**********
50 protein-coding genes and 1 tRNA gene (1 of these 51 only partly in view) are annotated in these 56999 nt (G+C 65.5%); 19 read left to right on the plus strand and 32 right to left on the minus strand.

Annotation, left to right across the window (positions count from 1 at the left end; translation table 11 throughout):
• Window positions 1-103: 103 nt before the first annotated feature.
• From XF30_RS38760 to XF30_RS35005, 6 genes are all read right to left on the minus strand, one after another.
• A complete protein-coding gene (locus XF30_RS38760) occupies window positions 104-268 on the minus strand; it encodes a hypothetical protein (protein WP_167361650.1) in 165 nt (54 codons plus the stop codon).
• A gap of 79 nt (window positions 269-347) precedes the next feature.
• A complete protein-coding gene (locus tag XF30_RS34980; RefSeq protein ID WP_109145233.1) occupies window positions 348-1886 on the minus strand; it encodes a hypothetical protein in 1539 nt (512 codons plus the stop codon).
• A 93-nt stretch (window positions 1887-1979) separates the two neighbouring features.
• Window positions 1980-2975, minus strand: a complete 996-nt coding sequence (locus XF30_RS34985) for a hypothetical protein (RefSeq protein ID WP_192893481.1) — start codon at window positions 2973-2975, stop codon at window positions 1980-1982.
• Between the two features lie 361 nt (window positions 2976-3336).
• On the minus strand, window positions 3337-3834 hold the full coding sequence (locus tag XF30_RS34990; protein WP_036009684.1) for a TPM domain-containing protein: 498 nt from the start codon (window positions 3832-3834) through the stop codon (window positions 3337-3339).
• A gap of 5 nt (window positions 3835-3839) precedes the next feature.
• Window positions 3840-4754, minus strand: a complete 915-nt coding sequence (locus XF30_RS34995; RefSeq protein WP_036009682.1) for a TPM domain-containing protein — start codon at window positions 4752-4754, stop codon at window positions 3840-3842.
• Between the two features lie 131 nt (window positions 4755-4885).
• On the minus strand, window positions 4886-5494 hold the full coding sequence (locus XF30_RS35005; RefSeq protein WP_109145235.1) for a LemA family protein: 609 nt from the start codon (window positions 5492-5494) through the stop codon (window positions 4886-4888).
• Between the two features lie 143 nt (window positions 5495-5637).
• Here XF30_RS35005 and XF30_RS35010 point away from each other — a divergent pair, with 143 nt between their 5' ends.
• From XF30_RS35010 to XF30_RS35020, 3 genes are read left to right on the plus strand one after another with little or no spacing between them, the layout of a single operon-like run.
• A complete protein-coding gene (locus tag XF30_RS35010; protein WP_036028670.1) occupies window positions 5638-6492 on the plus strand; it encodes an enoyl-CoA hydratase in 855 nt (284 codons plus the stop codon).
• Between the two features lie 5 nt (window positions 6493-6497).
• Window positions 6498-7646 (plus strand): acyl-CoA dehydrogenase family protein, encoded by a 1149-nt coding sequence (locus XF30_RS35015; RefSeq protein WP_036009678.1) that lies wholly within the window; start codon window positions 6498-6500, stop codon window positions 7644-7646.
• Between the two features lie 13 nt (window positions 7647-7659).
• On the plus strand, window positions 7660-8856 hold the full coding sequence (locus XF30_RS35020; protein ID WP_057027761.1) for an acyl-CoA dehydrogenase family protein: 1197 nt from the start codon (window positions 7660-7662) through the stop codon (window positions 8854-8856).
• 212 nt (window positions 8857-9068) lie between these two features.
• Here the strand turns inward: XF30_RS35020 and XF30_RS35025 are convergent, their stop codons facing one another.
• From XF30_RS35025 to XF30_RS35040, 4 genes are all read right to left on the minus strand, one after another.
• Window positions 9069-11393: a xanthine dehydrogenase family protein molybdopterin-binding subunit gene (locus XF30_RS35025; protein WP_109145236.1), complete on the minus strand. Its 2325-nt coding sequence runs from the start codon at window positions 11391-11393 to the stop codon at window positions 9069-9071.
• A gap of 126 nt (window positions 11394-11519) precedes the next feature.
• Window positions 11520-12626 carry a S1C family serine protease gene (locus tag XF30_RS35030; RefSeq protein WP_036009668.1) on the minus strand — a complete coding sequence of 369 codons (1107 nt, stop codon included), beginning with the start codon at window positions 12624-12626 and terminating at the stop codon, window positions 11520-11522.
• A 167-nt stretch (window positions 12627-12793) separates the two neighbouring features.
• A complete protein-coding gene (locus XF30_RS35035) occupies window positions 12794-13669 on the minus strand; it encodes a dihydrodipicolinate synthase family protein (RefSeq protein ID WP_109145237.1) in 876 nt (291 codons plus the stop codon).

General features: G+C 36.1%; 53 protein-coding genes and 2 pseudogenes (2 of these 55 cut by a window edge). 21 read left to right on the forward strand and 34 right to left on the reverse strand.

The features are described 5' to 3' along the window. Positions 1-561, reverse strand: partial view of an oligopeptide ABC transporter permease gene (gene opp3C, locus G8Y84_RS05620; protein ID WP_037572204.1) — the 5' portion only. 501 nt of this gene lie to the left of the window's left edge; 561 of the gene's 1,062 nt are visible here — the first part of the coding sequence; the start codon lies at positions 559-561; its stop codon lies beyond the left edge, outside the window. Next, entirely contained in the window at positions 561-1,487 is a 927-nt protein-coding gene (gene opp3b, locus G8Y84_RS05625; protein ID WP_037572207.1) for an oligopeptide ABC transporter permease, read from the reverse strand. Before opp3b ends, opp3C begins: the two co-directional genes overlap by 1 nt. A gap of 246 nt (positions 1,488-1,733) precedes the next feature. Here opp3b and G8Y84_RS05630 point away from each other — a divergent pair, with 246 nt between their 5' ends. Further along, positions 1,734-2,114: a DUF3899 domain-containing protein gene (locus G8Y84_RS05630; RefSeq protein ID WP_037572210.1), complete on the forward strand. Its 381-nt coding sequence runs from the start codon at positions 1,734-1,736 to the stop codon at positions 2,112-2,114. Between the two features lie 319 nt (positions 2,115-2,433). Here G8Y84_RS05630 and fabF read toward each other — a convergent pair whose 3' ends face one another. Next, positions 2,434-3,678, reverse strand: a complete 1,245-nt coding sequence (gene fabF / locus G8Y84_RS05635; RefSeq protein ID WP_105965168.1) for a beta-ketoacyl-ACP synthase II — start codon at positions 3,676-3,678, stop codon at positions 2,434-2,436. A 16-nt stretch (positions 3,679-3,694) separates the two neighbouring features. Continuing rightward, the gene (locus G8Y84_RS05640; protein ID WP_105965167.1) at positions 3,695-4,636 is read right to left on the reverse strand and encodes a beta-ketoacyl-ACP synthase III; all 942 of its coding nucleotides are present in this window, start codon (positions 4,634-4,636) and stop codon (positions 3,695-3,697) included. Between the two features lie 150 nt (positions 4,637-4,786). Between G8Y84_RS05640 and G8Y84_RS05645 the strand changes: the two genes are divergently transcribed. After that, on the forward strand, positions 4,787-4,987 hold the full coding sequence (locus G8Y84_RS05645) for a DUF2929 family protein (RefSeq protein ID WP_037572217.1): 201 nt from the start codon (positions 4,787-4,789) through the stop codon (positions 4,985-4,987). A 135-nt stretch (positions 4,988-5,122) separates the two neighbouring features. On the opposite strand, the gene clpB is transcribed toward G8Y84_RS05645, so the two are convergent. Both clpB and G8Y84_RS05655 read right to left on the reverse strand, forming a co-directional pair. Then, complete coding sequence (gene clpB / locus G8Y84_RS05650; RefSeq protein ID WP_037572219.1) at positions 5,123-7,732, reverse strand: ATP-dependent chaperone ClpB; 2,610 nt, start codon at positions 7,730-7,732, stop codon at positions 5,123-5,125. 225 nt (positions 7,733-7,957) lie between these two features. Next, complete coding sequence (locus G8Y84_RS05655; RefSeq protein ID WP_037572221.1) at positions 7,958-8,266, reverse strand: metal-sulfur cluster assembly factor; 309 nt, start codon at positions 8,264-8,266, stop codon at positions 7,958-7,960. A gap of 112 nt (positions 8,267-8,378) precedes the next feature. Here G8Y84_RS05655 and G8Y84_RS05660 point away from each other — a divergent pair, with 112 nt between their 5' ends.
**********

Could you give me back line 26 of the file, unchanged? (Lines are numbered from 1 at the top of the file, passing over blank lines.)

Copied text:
• From XF30_RS35025 to XF30_RS35040, 4 genes are all read right to left on the minus strand, one after another.